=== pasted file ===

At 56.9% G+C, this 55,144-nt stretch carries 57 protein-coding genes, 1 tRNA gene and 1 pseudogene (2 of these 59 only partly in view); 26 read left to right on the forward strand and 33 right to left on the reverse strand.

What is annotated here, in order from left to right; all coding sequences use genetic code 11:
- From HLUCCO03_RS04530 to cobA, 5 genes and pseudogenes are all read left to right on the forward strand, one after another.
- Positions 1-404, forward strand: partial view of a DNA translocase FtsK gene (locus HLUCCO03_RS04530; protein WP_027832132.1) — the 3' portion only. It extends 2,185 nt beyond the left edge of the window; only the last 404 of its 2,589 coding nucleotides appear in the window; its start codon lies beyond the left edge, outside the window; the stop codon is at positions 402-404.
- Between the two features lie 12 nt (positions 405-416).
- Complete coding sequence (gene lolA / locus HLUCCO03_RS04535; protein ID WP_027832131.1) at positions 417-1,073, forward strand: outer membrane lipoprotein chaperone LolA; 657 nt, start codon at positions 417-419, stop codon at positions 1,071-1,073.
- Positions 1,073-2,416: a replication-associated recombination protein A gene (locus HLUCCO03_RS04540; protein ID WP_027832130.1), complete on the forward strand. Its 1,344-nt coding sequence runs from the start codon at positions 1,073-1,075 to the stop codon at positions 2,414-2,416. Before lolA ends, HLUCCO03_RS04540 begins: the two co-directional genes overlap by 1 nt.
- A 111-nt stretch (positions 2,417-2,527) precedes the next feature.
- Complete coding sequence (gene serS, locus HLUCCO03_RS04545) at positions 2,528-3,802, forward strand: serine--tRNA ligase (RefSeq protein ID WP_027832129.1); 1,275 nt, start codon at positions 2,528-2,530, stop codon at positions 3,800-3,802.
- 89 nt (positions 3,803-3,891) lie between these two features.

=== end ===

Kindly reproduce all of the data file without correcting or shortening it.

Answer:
At 56.9% G+C, this 55,144-nt stretch carries 57 protein-coding genes, 1 tRNA gene and 1 pseudogene (2 of these 59 only partly in view); 26 read left to right on the forward strand and 33 right to left on the reverse strand.

What is annotated here, in order from left to right; all coding sequences use genetic code 11:
- From HLUCCO03_RS04530 to cobA, 5 genes and pseudogenes are all read left to right on the forward strand, one after another.
- Positions 1-404, forward strand: partial view of a DNA translocase FtsK gene (locus HLUCCO03_RS04530; protein WP_027832132.1) — the 3' portion only. It extends 2,185 nt beyond the left edge of the window; only the last 404 of its 2,589 coding nucleotides appear in the window; its start codon lies beyond the left edge, outside the window; the stop codon is at positions 402-404.
- Between the two features lie 12 nt (positions 405-416).
- Complete coding sequence (gene lolA / locus HLUCCO03_RS04535; protein ID WP_027832131.1) at positions 417-1,073, forward strand: outer membrane lipoprotein chaperone LolA; 657 nt, start codon at positions 417-419, stop codon at positions 1,071-1,073.
- Positions 1,073-2,416: a replication-associated recombination protein A gene (locus HLUCCO03_RS04540; protein ID WP_027832130.1), complete on the forward strand. Its 1,344-nt coding sequence runs from the start codon at positions 1,073-1,075 to the stop codon at positions 2,414-2,416. Before lolA ends, HLUCCO03_RS04540 begins: the two co-directional genes overlap by 1 nt.
- A 111-nt stretch (positions 2,417-2,527) precedes the next feature.
- Complete coding sequence (gene serS, locus HLUCCO03_RS04545) at positions 2,528-3,802, forward strand: serine--tRNA ligase (RefSeq protein ID WP_027832129.1); 1,275 nt, start codon at positions 2,528-2,530, stop codon at positions 3,800-3,802.
- 89 nt (positions 3,803-3,891) lie between these two features.